Friday, July 10, 2009


Happy belated fourth~! Such crazy, unorganized-ness. Most everything I love has been abandoned for immediate needs:

1) Finding another job. Ick - what an energy suck. I've been on 7 interviews during the past year, 4 of which had gotten me past the first round. These 4 were especially hard to take, as it was between me and another candidate, and always the other candidate won out. The jobs range from my specialties (grant and contract management in a non-profit) to far stretches (bi-lingual IT customer service specialist in the Japanese auto industry) but nothing pans out. My most recent rejection was especially annoying, since they wanted to talk with my current supervisor - if my boss was amenable to such things, I wouldn't be looking for another job! I told them I was open to letting them speak to my current supervisor once an offer was made. Wrong answer, apparently. An interesting discussion of this topic could be found here. So the job search continues...

2) The second thing that is somewhat related: test prep! Social work burnout has lead me to reassess and develop new career goals. In order to reach my new goals however, I need to re-enter grad school, hence the GMAT. GMAT studying is no fun.

How to cope? A number of things, but the most effective one (but probably not the most constructive) is just running away from my problems, albeit temporarily. A trip to Colombia in August is in the works. For July 4th, we took the LIRR to Glen Cove, where a group of us claimed a blanketed patch of grass for the day, at a small park (see pic on top left). Apparently, the property was originally owned by J.P. Morgan, who then donated the land to the public when he died. It has been an especially rainy summer this year, and the 4th was one of the first days it was nice out. Actually, it was painfully, gorgeously sunny - the skies were an unbelievable color. It made me so happy!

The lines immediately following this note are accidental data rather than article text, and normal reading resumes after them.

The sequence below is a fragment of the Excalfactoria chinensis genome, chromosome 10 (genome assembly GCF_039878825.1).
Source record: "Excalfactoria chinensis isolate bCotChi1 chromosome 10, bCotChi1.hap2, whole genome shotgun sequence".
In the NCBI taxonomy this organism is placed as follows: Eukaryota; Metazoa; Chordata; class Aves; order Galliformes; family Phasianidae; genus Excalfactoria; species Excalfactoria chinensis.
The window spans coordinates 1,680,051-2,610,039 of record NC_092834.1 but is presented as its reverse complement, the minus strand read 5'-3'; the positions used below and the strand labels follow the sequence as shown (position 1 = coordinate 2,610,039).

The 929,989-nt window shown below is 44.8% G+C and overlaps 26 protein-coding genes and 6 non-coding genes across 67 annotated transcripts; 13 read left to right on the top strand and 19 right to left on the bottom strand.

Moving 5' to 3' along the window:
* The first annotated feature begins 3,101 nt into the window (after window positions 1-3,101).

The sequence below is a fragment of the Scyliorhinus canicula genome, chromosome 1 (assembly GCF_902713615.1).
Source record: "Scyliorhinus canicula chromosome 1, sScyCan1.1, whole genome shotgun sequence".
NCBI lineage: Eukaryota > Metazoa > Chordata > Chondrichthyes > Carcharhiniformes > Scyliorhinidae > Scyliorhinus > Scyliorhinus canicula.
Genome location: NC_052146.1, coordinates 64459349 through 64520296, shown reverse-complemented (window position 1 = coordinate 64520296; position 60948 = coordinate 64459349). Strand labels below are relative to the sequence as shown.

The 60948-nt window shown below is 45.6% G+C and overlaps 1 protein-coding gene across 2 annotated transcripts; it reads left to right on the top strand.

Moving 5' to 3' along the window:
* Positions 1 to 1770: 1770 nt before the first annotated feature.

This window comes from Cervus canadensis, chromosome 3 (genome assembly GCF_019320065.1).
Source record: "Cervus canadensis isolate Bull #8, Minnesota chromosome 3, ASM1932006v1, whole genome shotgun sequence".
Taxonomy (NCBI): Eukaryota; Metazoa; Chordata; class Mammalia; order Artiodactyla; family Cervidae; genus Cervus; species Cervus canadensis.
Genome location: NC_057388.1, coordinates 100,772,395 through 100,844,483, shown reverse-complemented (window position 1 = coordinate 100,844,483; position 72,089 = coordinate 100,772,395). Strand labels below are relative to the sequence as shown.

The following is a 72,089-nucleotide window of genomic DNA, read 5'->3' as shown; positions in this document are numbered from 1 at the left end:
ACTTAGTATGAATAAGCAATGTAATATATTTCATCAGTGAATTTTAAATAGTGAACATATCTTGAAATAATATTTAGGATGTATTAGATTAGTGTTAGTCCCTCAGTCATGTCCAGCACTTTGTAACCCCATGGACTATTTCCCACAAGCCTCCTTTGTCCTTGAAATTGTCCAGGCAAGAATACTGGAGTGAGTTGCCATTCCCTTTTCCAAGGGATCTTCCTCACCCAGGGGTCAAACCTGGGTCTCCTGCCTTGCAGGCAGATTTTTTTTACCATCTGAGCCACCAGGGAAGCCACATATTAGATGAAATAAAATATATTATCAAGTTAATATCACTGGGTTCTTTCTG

Some unrelated items: just read a great book, Blonde by Joyce Carol Oates. It's 700+ pages, but I read it in three days - so good! Although it was a fictional account of Marilyn Monroe's life, it was still very gripping. Feeling inspired by the book, I also watched the Seven Year Itch, which was surprisingly hilarious... and speaking of movies, there's a movie out in select art theaters now that was very good - Departures. This movie is funny too, but is mostly really, really sad. I know someone whose only experience in Japanese cinema was watching The Taste of Tea - if you are expecting the same experience, I advise you to beware that diversity in cinema does exist, so please go in with an open mind : )

Monday, June 22, 2009

Food, and Fabric!

Summer is all about walking around and eating everything in sight. That, and window shopping! Some new food obsessions, as of late...

Picket Fence. Want some good old fashioned, American comfort food? Look no further! Off of the Cortelyou station on the Q train, only a 20 minute walk from my apartment. They have a lovely outdoor garden in the back, which is great for summer. Service is slow, but they are not in a rush to kick you out, unlike most Manhattan locales. Strongly recommend the mac and cheese and the apple turnover.